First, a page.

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  1. Costameres, as striated muscle-specific cell adhesions, anchor both M-lines and Z-lines of the sarcomeres to the extracellular matrix. Previous studies have demonstrated that costameres intimately participate in the initial assembly of myofibrils. However, how costamere maturation cooperates with myofibril growth is still underexplored. In this work, we analyzed zyxin (costameres), α-actinin (Z-lines) and myomesin (M-lines) to track the behaviors of costameres and myofibrils within the cardiomyocytes derived from human induced pluripotent stem cells (hiPSC-CMs). We quantified the assembly and maturation of costameres associated with the process of myofibril growth within the hiPSC-CMs in a time-dependent manner. We found that asynchrony existed not only between the maturation of myofibrils and costameres, but also between the formation of Z-costameres and M-costameres that associated with different structural components of the sarcomeres. This study helps us gain more understanding of how costameres assemble and incorporate into the cardiomyocyte sarcomeres, which sheds a light on cardiomyocyte mechanobiology.
    Free, publicly-accessible full text available November 1, 2023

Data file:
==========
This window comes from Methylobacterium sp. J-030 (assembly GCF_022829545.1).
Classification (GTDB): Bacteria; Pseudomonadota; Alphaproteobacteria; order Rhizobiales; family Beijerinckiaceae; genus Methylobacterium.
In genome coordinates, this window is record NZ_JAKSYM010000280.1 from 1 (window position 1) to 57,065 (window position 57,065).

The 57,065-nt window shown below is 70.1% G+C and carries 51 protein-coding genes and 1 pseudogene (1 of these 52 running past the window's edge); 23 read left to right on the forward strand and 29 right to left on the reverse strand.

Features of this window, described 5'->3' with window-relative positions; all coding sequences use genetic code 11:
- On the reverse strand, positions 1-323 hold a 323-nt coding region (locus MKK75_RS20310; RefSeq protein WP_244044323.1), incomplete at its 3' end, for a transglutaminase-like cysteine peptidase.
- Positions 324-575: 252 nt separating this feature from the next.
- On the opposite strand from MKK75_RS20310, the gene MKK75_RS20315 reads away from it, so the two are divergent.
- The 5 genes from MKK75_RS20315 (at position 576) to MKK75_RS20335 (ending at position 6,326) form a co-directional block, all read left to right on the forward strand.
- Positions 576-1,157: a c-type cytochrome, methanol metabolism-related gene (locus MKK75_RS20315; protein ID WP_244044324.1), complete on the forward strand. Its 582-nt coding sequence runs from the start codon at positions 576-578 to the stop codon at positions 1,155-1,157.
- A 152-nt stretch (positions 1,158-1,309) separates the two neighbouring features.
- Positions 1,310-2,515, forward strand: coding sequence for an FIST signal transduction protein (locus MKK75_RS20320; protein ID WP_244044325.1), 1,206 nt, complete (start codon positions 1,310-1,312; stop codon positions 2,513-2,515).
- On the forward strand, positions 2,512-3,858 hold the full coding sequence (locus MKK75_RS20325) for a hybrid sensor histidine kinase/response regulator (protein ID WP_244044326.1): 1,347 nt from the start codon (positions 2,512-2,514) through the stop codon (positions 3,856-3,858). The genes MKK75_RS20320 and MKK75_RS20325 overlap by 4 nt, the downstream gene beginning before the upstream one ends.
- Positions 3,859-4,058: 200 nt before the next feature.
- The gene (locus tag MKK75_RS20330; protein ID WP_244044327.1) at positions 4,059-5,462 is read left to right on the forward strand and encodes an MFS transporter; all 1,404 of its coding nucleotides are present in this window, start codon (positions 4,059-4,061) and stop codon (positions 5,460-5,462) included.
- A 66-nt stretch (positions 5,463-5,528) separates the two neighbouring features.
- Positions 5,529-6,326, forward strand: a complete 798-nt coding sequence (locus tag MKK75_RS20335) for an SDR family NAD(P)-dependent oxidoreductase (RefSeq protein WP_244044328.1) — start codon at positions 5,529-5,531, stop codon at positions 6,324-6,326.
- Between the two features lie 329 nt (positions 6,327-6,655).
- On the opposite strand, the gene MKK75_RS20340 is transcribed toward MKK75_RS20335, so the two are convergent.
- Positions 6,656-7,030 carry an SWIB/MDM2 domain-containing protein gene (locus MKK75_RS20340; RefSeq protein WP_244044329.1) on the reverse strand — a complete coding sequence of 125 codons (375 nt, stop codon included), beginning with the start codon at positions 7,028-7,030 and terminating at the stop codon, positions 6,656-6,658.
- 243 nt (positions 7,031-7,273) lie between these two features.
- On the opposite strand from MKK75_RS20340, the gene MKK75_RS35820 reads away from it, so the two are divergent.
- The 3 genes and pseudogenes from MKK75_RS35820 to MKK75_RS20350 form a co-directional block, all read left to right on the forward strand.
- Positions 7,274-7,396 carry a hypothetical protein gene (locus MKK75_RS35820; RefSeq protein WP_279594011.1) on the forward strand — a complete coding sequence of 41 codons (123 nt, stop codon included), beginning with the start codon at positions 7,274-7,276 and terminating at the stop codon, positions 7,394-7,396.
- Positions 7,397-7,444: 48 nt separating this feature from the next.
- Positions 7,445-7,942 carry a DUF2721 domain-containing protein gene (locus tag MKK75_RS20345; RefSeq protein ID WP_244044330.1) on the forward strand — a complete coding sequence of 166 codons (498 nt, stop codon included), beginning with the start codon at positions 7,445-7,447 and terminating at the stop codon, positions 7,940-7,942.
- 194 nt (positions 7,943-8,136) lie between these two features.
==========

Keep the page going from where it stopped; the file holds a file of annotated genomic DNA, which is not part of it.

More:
2. Free, publicly-accessible full text available March 1, 2023
  3. Tissue morphogenetic remodeling plays an important role in tissue repair and homeostasis and is often governed by mechanical stresses. In this study, we integrated an in vitro mesenchymal tissue experimental model with a volumetric contraction-based computational model to investigate how geometrical designs of tissue mechanical constraints affect the tissue remodeling processes. Both experimental data and simulation results verified that the standing posts resisted the bulk contraction of the tissues, leading to tissue thinning around the posts as gap extension and inward remodeling at the edges as tissue compaction. We changed the geometrical designs for the engineered mesenchymal tissues with different shapes of posts arrangements (triangle vs. square), different side lengths (6 mm vs. 8 mm), and insertion of a center post. Both experimental data and simulation results showed similar trends of tissue morphological changes of significant increase of gap extension and deflection compaction with larger tissues. Additionally, insertion of center post changed the mechanical stress distribution within the tissues and stabilized the tissue remodeling. This experimental-computational integrated model can be considered as a promising initiative for future mechanistic understanding of the relationship between mechanical design and tissue remodeling, which could possibly provide design rationale for tissue stability and manufacturing.
    Free, publicly-accessible full text available February 18, 2023
  4. Free, publicly-accessible full text available April 1, 2023
  5. Free, publicly-accessible full text available May 27, 2023